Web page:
I wonder if showing costs of card topups could make a difference. So for every top-up transaction with a card, there’d be a line in the feed that says “this top-up cost Monzo $xx.yy”. And when a user clicks on it, there would be a breakdown of the costs in the transaction that also makes it clear that Monzo didn’t charge the user for this, but instead absorbed the cost.

This is kinda similar to the tipping model, but would aim to simply reduce the usage of card top-ups as opposed to asking for a tip. A little bit of guilt tripping, but with transparency :wink:


Hey Mike,

The fees are a percentage of the top up amount. Which means small emergency top ups are more manageable, but large salary-esque top ups are much preferred via faster payments or direct credits.


Easier just to charge say £5 a month and then levy 50p per top up or ATM withdrawal.

I’m not surprised by this - it does seem unrealistic to make it free, which will essentially cancel out any money you make from interchange fees when people use their Monzo card. It really makes me question the business case for Revolut or Curve. I’d be ok with paying the fee for the convenience if I were using Monzo. Generally, passing fees onto the user with no markup seems pretty fair.

If you’re planning to bring in a fee at some point though, I really think you should probably stop emphasising to people that they can use the CA in exactly the same way as prepaid.


This would be amazing, and I think also pretty much remove the need for debit card top-ups for the vast majority of people.

My preferred option would be for you to remove top-ups entirely. ‘Legacy’ banks don’t have them, so it’s not an expectation of a banking service. Of the three options, the least worst is the fee-free allowance. But I worry that more fees are creeping in that people have to keep track of, and one of the attractions of Monzo is not having to remember which set of actions is going to result in being charged.

The other two options aren’t attractive: trials can also induce a mild panic that you have to ‘properly’ test something before the trial runs out. And asking for tips is going to come across as cynical to a lot of people since you are a bank and not a charity.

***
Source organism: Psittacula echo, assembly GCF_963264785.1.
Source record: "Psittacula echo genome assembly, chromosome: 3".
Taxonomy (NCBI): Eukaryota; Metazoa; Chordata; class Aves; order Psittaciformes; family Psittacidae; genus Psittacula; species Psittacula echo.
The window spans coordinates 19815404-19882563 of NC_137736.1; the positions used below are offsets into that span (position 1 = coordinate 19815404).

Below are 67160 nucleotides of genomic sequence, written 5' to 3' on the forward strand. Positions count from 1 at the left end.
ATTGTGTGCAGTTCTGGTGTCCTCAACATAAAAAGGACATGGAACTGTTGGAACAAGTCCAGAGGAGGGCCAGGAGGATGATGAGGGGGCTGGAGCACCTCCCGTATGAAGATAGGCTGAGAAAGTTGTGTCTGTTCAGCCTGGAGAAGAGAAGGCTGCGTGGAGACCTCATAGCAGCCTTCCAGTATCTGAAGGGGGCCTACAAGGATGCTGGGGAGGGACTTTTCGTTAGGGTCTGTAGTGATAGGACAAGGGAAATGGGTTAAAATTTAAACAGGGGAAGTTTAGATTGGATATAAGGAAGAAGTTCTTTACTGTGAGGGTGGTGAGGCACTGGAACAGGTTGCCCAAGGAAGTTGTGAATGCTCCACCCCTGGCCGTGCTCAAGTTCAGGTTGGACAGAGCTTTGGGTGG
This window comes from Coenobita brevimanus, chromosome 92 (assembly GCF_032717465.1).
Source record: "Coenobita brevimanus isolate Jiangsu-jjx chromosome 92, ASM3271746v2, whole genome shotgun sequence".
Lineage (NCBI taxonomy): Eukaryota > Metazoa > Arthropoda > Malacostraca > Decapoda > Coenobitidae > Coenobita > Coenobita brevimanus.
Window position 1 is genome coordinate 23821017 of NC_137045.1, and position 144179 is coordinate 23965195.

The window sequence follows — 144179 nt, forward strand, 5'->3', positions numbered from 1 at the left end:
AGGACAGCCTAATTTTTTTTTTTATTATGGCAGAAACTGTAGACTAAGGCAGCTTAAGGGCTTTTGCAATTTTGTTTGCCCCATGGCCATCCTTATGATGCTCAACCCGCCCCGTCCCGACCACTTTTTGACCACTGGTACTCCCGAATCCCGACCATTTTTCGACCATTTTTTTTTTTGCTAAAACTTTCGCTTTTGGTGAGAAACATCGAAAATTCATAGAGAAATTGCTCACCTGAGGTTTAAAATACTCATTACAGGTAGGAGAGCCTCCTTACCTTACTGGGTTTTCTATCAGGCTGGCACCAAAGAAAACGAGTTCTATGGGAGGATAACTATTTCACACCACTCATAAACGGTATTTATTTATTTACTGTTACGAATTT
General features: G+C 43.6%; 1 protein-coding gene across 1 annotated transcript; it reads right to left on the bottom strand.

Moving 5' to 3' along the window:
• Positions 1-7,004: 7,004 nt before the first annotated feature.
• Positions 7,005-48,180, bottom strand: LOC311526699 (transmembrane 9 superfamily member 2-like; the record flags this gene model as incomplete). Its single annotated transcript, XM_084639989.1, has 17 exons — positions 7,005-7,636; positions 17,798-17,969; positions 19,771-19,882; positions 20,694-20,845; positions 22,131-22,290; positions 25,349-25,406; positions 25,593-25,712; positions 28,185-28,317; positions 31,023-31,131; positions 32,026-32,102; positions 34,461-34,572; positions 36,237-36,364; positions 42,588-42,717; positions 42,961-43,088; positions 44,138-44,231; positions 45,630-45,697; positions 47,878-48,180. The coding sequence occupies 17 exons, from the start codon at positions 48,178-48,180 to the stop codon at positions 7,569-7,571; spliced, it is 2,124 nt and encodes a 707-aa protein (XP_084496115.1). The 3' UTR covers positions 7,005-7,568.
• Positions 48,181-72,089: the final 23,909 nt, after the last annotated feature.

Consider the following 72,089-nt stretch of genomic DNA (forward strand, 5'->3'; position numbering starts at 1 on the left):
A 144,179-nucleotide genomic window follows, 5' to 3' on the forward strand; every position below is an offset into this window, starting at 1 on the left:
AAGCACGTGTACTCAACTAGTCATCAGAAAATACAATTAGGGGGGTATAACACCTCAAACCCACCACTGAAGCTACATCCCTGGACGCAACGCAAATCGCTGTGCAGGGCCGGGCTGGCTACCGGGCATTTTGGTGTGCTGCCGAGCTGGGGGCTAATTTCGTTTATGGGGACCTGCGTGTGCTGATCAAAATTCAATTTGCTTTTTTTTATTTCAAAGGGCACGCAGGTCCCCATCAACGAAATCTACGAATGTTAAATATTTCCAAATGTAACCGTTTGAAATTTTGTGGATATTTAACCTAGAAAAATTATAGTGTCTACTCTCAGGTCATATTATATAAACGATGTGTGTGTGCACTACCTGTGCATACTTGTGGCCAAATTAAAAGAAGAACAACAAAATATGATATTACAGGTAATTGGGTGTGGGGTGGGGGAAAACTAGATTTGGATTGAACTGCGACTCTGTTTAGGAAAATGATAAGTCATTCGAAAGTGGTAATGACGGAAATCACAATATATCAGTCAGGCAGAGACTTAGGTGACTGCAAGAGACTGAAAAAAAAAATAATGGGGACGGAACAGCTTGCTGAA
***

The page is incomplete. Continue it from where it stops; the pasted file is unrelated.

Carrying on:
So I come back to feeling that the best option is no top-up support. If you were able to wait until the app can allow for initiating transfers from another bank using PSD2 and then remove top-ups, I think that would be a reasonable replacement. Immediate ‘top-ups’ from within :monzo: but using inter-bank transfers.


Hey Dan,

Thanks for this feedback! Debit card topups were missing from the current account not because they were intentionally removed, but because we needed to make changes to our systems to route money to a current account instead of a prepaid card, but wanted to get feedback on the new features like bank transfers as quickly as possible.

A big part of why we are testing ideas around fees with user research is to try and avoid some of the biasses you mentioned regarding vocal minorities. We’re striving to talk to representative sample of Monzo customers, as well as people who have never heard of Monzo before.

Hope this helps!


What about people who don’t use ATM withdrawals or card top ups? Why should they be charged £5 to allow others to do it?

I’d go for the allowance and then charge for levels above that. As with any feature, it should really be the heavy users of that feature that pay for it rather than them being subsidised by others.


Also, will this affect I know that’s a different feature, but presumably the same costs are involved. If a limit+fees were brought in for top-ups, would the same apply to payments? Or is this more manageable because the per-transaction amount for is limited?

If this is too far off topic, just let me know and I’ll start a new thread.


Correct :slight_smile:

Stripe is the payment processor, Stripe charge a % for every transaction they process.

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Good question Jolin. We’re not sure about yet, it’s part of our considerations though. The per-transaction limit (and overall monthly limit) make it less of an immediate concern, but something we’ll need to address before making any changes.